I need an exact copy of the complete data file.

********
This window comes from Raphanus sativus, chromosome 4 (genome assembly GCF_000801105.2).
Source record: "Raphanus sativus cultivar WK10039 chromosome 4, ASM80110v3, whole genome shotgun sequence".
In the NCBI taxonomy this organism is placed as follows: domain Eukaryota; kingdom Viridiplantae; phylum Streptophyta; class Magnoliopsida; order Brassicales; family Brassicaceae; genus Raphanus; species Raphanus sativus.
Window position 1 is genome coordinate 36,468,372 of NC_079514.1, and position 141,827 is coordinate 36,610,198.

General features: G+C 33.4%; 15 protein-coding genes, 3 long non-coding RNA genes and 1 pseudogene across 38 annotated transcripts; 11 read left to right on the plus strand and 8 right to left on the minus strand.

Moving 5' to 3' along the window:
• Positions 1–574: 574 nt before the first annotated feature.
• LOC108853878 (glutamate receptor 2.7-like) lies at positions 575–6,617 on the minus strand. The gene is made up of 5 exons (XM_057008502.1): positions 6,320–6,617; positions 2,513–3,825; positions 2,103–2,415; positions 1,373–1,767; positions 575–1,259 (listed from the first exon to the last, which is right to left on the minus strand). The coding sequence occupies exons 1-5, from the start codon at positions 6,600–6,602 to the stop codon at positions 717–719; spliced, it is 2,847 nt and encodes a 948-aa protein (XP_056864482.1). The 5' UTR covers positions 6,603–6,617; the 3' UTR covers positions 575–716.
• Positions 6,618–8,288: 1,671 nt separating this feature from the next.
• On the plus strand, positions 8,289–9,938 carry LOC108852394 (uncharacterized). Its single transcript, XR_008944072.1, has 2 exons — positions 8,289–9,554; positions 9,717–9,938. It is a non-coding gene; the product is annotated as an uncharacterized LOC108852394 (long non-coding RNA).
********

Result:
This window comes from Raphanus sativus, chromosome 4 (genome assembly GCF_000801105.2).
Source record: "Raphanus sativus cultivar WK10039 chromosome 4, ASM80110v3, whole genome shotgun sequence".
In the NCBI taxonomy this organism is placed as follows: domain Eukaryota; kingdom Viridiplantae; phylum Streptophyta; class Magnoliopsida; order Brassicales; family Brassicaceae; genus Raphanus; species Raphanus sativus.
Window position 1 is genome coordinate 36,468,372 of NC_079514.1, and position 141,827 is coordinate 36,610,198.

General features: G+C 33.4%; 15 protein-coding genes, 3 long non-coding RNA genes and 1 pseudogene across 38 annotated transcripts; 11 read left to right on the plus strand and 8 right to left on the minus strand.

Moving 5' to 3' along the window:
• Positions 1–574: 574 nt before the first annotated feature.
• LOC108853878 (glutamate receptor 2.7-like) lies at positions 575–6,617 on the minus strand. The gene is made up of 5 exons (XM_057008502.1): positions 6,320–6,617; positions 2,513–3,825; positions 2,103–2,415; positions 1,373–1,767; positions 575–1,259 (listed from the first exon to the last, which is right to left on the minus strand). The coding sequence occupies exons 1-5, from the start codon at positions 6,600–6,602 to the stop codon at positions 717–719; spliced, it is 2,847 nt and encodes a 948-aa protein (XP_056864482.1). The 5' UTR covers positions 6,603–6,617; the 3' UTR covers positions 575–716.
• Positions 6,618–8,288: 1,671 nt separating this feature from the next.
• On the plus strand, positions 8,289–9,938 carry LOC108852394 (uncharacterized). Its single transcript, XR_008944072.1, has 2 exons — positions 8,289–9,554; positions 9,717–9,938. It is a non-coding gene; the product is annotated as an uncharacterized LOC108852394 (long non-coding RNA).